Bones Principle — Named for its discoverer, Mike Dorn Wiss, or O_Bones as he was known on OKBridge, who describes it as follows: “When defending versus Gee, if he is to play the hand, wait until he stops bidding; then, no matter your hand or the auction, double for penalties. It will be the winning action in about 90% of the cases.” It has spawned a logo, a category, a verb — to bones is to double for penalties without sufficient, or any, defensive values — and several extensions, notably the Bones Redouble.
captain-crew theory — The Maestro’s chief contribution to bidding theory. To do it justice would require a book. One bidder, so far as I can tell, is the captain; the other is the crew. The crew merely responds to requests for information from the captain, who places the contract. It resembles a relay system, except that all bids are natural and there are no relays. The captain and crew can exchange roles at any time during the auction, depending on the identity of the players and the prevailing Law of the Sea.
Dr. Robert — An expert Geeologist, who has kindly agreed to give Chronicles readers the benefits of his keen psychological insight. The Gee phenomenon cannot be confined to bridge; it has medical aspects as well.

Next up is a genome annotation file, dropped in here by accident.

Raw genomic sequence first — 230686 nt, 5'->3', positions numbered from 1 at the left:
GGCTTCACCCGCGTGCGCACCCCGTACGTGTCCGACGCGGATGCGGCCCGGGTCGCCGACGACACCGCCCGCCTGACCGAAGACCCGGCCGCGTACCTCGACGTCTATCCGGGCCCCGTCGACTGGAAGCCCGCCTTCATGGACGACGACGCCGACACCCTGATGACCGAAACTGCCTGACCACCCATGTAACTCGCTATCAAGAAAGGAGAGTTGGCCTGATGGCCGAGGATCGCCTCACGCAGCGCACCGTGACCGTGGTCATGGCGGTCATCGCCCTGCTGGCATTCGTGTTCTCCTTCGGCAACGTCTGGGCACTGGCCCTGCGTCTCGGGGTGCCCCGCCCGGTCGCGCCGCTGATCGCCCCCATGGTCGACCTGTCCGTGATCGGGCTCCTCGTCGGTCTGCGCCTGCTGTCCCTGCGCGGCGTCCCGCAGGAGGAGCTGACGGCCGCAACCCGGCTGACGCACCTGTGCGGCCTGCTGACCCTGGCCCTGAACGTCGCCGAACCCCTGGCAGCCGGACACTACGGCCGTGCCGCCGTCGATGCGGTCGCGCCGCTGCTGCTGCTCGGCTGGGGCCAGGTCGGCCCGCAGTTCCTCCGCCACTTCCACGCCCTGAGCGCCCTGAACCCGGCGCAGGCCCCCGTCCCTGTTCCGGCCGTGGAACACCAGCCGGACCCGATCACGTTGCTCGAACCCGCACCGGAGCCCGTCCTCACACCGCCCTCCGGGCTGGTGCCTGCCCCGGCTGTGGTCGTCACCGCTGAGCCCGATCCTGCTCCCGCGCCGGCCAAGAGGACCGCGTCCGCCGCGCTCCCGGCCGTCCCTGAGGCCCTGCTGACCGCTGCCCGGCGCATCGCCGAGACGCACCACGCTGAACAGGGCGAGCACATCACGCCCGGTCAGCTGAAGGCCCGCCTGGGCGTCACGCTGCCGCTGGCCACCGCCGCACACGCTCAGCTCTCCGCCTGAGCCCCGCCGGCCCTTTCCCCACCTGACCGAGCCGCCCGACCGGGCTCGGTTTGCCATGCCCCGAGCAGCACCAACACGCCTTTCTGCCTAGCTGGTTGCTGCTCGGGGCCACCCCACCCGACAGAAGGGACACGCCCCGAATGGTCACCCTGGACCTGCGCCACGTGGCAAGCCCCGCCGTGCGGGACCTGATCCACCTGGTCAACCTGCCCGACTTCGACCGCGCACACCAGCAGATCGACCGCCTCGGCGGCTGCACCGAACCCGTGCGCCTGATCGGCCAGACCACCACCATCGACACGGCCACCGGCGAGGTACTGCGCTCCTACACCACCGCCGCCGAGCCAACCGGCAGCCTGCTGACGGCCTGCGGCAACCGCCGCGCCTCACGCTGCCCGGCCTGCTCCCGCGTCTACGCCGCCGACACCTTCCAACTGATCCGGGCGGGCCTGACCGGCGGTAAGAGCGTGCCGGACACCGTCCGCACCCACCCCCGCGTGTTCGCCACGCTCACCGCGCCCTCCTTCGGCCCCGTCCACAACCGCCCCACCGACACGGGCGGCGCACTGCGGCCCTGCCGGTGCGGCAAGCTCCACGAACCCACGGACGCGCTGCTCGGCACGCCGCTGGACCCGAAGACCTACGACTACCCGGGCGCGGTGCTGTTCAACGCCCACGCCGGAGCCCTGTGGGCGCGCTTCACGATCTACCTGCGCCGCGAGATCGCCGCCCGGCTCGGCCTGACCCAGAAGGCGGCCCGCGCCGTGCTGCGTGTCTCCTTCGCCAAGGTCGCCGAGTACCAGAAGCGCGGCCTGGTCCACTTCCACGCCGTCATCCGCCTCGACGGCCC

Miami endplay — Exiting as declarer and allowing the defense to take the rest of the tricks. In its pure form, the Miami involves passing up the chance to force the defender to lead into your tenace and leading into his instead. See here.
Mini-Gee — Also known by his OKBridge handle, petit_g, the Maestro’s most faithful and longest-suffering student. Origin.
STCP (ess-TEE-cee-PEE) — Small-Time Club Player. Often written STCP™. First applied, I am proud to say, to me; later used to refer to anyone unable to follow the Maestro’s always complex and sometimes byzantine logic, which is to say, everyone.
Sticks and Wheels — Occ. Stix. Down four vulnerable, or five non-vulnerable, 1100. Named for — look at the number and you tell me. So common a theme that it merits its own logo, and category.
WWGD (wudzh) — What Would Gerard Do? The question all STCPs must ask themselves before every bid and play. Our expert panel considers several examples.
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